Sunday, March 23, 2008

We Don't Need to Understand Engagement to Measure It

This blog is all about creating brand-building experiences for consumers. The key to successful Experiential Marketing (XM) is engagement, but what is engagement? And can we measure it without having a common understanding of what it is?

I read an interesting article on iMedia that asks if it is necessary for marketers to settle on a common definition of engagement. Tom Hespos notes that several presenters at the recent iMedia Breakthrough Summit suggested such a definition would be a good idea, since "advertising's history is characterized by standard definitions... (and) adoption is contingent on the industry deciding on a common definition that is accepted by all."

Hespos contends (and I agree) that there is no reason for the industry to settle on one definition, because what constitutes engagement can vary so greatly from one brand, strategy, or medium to another. Unlike traditional media where the "engagement" is relatively straightforward--did the consumer see the TV, print, or OOH ad?--XM engagement can be defined in an endless variety of ways.

For a simple example, let's consider an event marketing program involving a pop-up truck filled with interactive exhibits, a sweepstakes entry, and a post-event email invitation to visit the brand Web site. Which of the following defines the "engagement" for this marketing program:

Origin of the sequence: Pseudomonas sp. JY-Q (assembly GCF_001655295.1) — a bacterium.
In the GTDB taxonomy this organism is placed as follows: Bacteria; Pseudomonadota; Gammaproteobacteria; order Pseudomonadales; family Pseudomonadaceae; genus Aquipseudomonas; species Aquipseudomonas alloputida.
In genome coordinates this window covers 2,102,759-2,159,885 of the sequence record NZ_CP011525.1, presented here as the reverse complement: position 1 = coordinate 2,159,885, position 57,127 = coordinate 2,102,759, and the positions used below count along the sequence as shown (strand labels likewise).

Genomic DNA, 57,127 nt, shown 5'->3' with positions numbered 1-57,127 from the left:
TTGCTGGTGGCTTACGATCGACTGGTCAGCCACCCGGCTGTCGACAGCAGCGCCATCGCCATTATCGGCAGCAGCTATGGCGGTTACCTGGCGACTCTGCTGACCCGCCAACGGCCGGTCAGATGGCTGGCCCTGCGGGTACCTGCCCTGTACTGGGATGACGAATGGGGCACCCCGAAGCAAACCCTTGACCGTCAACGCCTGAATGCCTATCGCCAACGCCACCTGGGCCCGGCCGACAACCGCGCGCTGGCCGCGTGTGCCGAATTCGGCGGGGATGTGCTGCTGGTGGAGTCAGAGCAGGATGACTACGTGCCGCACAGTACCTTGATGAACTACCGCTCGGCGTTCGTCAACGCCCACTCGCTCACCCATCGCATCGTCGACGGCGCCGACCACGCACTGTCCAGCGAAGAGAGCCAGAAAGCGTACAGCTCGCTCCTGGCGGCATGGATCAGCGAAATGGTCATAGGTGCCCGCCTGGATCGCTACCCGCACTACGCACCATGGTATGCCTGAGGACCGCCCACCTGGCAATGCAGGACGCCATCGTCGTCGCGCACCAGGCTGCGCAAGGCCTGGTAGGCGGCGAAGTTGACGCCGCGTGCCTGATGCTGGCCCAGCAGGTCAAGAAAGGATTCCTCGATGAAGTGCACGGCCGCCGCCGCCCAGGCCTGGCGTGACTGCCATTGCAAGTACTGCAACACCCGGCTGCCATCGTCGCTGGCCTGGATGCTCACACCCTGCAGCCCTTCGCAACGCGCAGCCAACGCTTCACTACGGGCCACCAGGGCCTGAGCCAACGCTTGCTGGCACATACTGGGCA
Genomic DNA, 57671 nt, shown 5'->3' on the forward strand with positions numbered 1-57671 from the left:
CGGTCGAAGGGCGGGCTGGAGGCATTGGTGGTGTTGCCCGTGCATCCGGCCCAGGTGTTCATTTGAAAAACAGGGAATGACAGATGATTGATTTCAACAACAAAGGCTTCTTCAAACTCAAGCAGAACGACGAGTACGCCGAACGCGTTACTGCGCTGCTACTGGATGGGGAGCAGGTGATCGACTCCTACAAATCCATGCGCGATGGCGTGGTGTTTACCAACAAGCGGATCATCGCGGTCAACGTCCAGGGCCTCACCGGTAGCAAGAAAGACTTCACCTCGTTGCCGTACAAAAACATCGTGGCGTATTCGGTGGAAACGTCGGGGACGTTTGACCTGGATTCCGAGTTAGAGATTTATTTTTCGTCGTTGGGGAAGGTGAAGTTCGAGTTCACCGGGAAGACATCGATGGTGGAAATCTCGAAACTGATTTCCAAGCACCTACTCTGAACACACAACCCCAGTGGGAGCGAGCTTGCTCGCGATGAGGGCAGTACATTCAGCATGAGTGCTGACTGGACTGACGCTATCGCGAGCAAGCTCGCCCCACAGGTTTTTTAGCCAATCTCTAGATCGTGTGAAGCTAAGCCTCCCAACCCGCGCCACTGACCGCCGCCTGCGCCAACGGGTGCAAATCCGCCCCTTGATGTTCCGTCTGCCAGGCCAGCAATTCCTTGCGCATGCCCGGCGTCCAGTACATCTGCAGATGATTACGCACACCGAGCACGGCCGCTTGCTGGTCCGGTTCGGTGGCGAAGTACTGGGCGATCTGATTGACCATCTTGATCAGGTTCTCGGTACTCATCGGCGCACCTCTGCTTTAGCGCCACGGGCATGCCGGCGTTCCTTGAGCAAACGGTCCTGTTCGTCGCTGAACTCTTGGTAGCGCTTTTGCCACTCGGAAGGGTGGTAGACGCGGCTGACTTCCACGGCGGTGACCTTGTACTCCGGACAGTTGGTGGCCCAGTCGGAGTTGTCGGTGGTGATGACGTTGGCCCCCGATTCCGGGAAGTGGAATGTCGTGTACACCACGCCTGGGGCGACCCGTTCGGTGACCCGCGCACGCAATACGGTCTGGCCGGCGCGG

• People who see the event truck?
  • People who enter the event footprint?
  • People who interact with one exhibit? Two exhibits? More exhibits?
  • People who enter the sweepstakes?
  • People who speak to event reps?
  • People who sample the product while at the event?
  • People who request more info from the brand or take some other sort of conversion action (such as a purchase)?
  • People who open the post-event email invitation?
  • People who clickthrough to the Web site?
The answer to the question, "Which of these define engagement?" is "All of the above." This small example demonstrates the futility of trying to arrive at a standard definition of engagement. If we can't define engagement in a single campaign, how can we hope to devise a single definition across the breadth of strategies that encompass the field of XM?

Part of the problem is that engagement isn't a single thing that is or isn't. In the language of statistics, engagement is not a dichotomous variable, which means an either/or situation; instead, engagement is a continuous variable, because a program can have a little engagement or a lot.

Furthermore, until someone manages to define an objective standard for measuring human attention, it would seem we'd face the same challenge trying to define engagement that Justice Potter Stewart faced in 1964 in trying to define pornography: He famously wrote that he couldn't define pornography, "but I know it when I see it."

Rather than trying to define engagement, those in the XM business should instead be focused on how to measure the effectiveness of their programs. For the most part, our current measurement methodologies are failing us. Much like traditional advertising metrics, too many of the success metrics in XM rely on tallying people rather than gauging how their attitudes were altered.